IT takes a lot to be a competitive company within the global marketplace. From focussing on customer values, to being innovative with new processes, services and products. It is hard work maintaining a competitive edge! To remain ahead of the competition, supervisors must be attentive to all aspects involved in making the company a success; continuously assessing how each facet functions.
An element that continuously needs to be assessed is that of the company’s staff. The presence of a variable, competent and capable staff can at times make or break an institution. Many a time, it is the way in which staff carry out their day to day tasks and implement innovative ideas that guarantees success. However, not all staff members are the same. Individuals often have their own work style and it is an amicable mix of these work styles that often gives a business its distinct competitive edge.
Within her article ‘Your Team May Have Too Many Prioritizers and Planners’ in the Harvard Business Review, author Carson Tate lists the four types of workers needed in a successful company. They are planners, prioritizers, arrangers and visualizers. Planners and prioritizers can be described as individuals who are analytical, linear and data and detail orientated. They pride themselves on their ability to be undoubtedly organized, precise and committed to honouring deadlines. Whilst arrangers and visualizers are supportive, expressive, and emotionally intelligent big-picture thinkers. They generate ideas and take risks.
In a recent assessment conducted by the Harvard Business Review over 46,000 people were evaluated to identify their personal productivity style. Specific questions were asked to help people to self-analyse and recognise how they think, learn and communicate best. On evaluating the results certain trends were found. Forty-seven percent (47%) of participants were recognised as Prioritizers, whilst thirty-seven percent (37%) illustrated the traits of Planners. These work styles align with the expectations and key drivers of performance in many of today’s leaner, more streamlined organisations, therefore they are a necessity. Easily recognisable for their abilities, prioritizers and planners are usually the most likely to get promoted.
Only 19% of those assessed turned out to be Arrangers, whilst 18% demonstrated Visualizer tendencies. However, companies need people of all types. Due to this, Arrangers and Visualizers also have their importance. Think about it, if companies are unable to connect with their customers offering break through products and services, no amount of prioritizing and planning will ensure the long term viability of the company.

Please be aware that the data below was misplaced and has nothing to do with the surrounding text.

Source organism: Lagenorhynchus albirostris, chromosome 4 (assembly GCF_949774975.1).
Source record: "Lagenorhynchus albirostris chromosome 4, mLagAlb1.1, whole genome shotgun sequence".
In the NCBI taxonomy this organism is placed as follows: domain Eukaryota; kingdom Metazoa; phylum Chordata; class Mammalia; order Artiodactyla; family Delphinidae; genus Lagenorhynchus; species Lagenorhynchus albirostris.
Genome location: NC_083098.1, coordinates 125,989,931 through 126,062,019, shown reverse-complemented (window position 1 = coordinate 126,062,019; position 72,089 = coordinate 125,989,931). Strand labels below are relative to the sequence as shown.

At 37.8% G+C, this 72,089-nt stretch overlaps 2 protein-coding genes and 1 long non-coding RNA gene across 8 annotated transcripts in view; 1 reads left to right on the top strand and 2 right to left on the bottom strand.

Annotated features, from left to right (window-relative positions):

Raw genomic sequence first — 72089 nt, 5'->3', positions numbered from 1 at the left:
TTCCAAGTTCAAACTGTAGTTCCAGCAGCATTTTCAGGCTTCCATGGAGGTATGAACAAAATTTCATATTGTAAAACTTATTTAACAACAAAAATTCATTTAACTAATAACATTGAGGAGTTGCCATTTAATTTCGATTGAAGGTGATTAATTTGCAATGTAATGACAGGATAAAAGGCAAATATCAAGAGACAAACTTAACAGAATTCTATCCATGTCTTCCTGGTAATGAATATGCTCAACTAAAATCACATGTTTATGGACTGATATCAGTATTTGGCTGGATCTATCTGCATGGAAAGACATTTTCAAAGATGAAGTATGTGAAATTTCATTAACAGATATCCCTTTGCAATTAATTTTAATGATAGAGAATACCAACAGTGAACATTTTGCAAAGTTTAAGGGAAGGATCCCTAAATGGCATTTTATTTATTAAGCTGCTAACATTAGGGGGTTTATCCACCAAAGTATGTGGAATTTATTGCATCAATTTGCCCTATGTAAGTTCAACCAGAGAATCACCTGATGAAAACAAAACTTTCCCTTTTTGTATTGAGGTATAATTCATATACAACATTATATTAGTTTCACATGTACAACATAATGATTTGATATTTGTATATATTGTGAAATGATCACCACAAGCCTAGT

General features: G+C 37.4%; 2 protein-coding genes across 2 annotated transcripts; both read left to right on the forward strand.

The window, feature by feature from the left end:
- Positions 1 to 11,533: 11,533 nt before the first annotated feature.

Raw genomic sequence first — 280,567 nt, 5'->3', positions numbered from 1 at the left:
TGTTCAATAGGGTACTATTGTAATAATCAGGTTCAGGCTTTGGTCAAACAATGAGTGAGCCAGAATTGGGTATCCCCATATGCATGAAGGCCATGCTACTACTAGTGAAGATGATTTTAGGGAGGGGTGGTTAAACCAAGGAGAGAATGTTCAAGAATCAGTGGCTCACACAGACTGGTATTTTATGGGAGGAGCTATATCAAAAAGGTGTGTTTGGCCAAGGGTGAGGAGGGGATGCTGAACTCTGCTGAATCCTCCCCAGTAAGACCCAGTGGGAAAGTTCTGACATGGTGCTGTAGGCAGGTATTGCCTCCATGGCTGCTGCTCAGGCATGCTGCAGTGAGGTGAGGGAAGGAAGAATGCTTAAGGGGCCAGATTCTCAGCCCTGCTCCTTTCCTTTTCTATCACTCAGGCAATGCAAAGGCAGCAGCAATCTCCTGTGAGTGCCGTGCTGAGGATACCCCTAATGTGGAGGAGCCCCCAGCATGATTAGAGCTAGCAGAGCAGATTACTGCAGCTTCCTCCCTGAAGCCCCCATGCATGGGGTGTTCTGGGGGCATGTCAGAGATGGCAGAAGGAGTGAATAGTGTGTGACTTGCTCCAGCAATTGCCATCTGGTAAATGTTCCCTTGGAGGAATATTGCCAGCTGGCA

Managers and supervisors, as leaders, need to know and understand their own work style and those of their employees ensuring a balance of thinking and approaches. Realistically, most organisations probably won’t have a team in which Prioritizers, Planners, Arrangers, and Visualizers are all equally represented. However, new people or outside experts can be brought in to bridge the gaps. In preparation for this it is important to find out what work styles the workers in the workplace presently exhibit. By giving each person a new project to work on, their work style can be determined. On receiving information about the new task each staff member will have questions of their own pertaining to it. The questions asked will give some indication as to what category they fall under.
Faced with a new project, for example, Prioritizers would ask:
• What is the goal?
• What is the deadline?
• What data or facts are necessary?
• What metrics will be used to evaluate success?
Planners would ask:
• How will the project be delivered?
• How will the project be completed? Is a project plan necessary?
• How will information about the project be communicated?
Arrangers would ask:
• Who are the project stakeholders?
• Who else needs to be involved?
• Who can support you in achieving the goals of the project?
Visualizers would ask:
• What are the gaps between where you are today and where you want to be at the end of the project?
• Why does this project matter to the team and the organization?
• What barriers can you foresee that will need to be addressed as you implement this project?
If you’re leading a team that is heavily weighted toward one or two work styles, recognize the value in rebalancing it. Work style diversity is the making of a productive team that will focus on all aspects – the big picture and the details, ideas and execution and purpose and profits.
(For more information on productivity and other related matters, contact the National Competitiveness and Productivity Council on Second (2nd) floor, Financial Centre Building, Bridge Street, Castries. We can also be contacted at 468 -5571/5576/5552 or visit the Council’s Facebook page at https://www.facebook.com/stluciancpc or email at firstname.lastname@example.org)